LOS ANGELES schools have a few things going for them today that they didn't have a couple of years ago: a new superintendent with a fresh eye. A new school board majority eager to make changes, aligned with a (relatively) new mayor who vows to renovate the halls of education.

At this point, the most regressive force in the L.A. Unified School District is its teachers union, which has wielded inordinate power via donations to school board campaigns. Mayor Antonio Villaraigosa's fundraising ability, though, was more than a match for United Teachers Los Angeles in Tuesday's election. So, for the first time in decades, UTLA might be ripe for an overhaul.

And an overhaul it needs. The leadership of the union is out of sync with the realities of modern education and the priorities of many of its members. The post-World War II system of tenure, rigid work rules and budget-breaking pensions have stultified schools. Today's young teachers are more interested in good wages, upward mobility and affordable housing than in lifetime sinecures and fat retirement packages.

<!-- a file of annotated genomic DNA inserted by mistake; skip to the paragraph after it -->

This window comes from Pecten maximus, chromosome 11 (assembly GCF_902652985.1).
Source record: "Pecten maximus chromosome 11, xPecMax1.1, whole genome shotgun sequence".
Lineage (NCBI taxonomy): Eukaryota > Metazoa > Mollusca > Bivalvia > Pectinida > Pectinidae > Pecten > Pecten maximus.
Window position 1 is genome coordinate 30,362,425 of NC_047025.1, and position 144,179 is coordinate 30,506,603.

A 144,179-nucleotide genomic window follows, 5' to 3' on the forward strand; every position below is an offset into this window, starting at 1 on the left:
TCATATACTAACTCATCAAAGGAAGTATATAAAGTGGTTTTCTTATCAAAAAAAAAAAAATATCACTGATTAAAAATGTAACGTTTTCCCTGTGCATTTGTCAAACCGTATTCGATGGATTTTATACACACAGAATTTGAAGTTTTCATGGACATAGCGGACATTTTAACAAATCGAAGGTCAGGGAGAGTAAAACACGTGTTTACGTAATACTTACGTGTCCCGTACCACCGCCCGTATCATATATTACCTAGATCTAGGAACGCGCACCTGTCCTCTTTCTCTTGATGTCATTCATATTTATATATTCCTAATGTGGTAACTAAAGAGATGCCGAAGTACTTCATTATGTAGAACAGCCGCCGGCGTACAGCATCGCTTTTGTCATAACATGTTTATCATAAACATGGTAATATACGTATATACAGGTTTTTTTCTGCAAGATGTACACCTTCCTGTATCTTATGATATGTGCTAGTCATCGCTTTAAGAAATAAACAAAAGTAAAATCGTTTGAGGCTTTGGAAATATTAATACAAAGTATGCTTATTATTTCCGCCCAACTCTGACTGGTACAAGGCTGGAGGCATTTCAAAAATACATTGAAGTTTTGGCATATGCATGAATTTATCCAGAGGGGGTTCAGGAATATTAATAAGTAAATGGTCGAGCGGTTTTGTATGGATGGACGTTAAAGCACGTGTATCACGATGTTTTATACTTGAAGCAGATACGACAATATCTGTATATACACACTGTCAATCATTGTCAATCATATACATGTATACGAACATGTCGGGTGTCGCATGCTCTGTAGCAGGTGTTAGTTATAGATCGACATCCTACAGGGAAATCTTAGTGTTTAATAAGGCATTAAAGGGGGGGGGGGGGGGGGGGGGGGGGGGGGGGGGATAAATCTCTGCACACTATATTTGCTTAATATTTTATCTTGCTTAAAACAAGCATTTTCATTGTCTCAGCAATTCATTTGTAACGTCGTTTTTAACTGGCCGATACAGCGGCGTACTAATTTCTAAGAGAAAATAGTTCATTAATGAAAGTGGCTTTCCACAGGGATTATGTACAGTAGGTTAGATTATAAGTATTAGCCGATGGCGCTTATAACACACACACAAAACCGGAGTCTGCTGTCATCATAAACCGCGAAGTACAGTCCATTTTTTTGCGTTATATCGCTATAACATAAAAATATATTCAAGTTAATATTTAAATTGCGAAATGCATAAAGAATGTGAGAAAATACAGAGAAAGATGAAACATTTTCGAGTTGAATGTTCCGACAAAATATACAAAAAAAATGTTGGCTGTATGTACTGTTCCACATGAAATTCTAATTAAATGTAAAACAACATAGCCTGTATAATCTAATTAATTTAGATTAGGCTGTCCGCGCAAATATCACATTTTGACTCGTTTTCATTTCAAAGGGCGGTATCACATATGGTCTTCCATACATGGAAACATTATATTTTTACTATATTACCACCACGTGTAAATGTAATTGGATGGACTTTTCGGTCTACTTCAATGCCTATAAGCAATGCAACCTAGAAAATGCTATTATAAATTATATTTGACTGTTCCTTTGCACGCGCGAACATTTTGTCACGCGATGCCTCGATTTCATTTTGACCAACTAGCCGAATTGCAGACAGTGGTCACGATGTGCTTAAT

Unions don't have to be dinosaurs, and not all are. The New York City teachers union supported mayoral control of the schools there, and it is calling for new ways to draw good teachers to troubled schools. On Friday, the New York union's president, Randi Weingarten, will be visiting Green Dot charter schools with an eye to possible partnerships. There can be no more important job for the new L.A. board and the mayor than to push UTLA in the same direction.

They can start by not only approving, but endorsing, the Green Dot takeover of Locke High School. Last week, a majority of tenured teachers at the low-performing school signed a petition favoring the move — thus showing that they are perfectly willing to loosen work rules and toss tenure out the classroom window if it means a safer and more vibrant campus.

In the next months comes a key opportunity, with each side able to reopen four provisions of the UTLA contract. The board should be ambitious. It needs more flexible work hours and duties — such as teachers supervising kids during lunch hours and after school to make campuses safer. It should push to soften tenure rules so that bad teachers are easier to fire and good teachers are easier to reward, and insist that students' needs, not teachers' seniority, guide job assignments.

There's much more to fix than one negotiation can cover. But the board and mayor should make clear that the union can either help move L.A. schools forward or face more takeovers and fewer union jobs.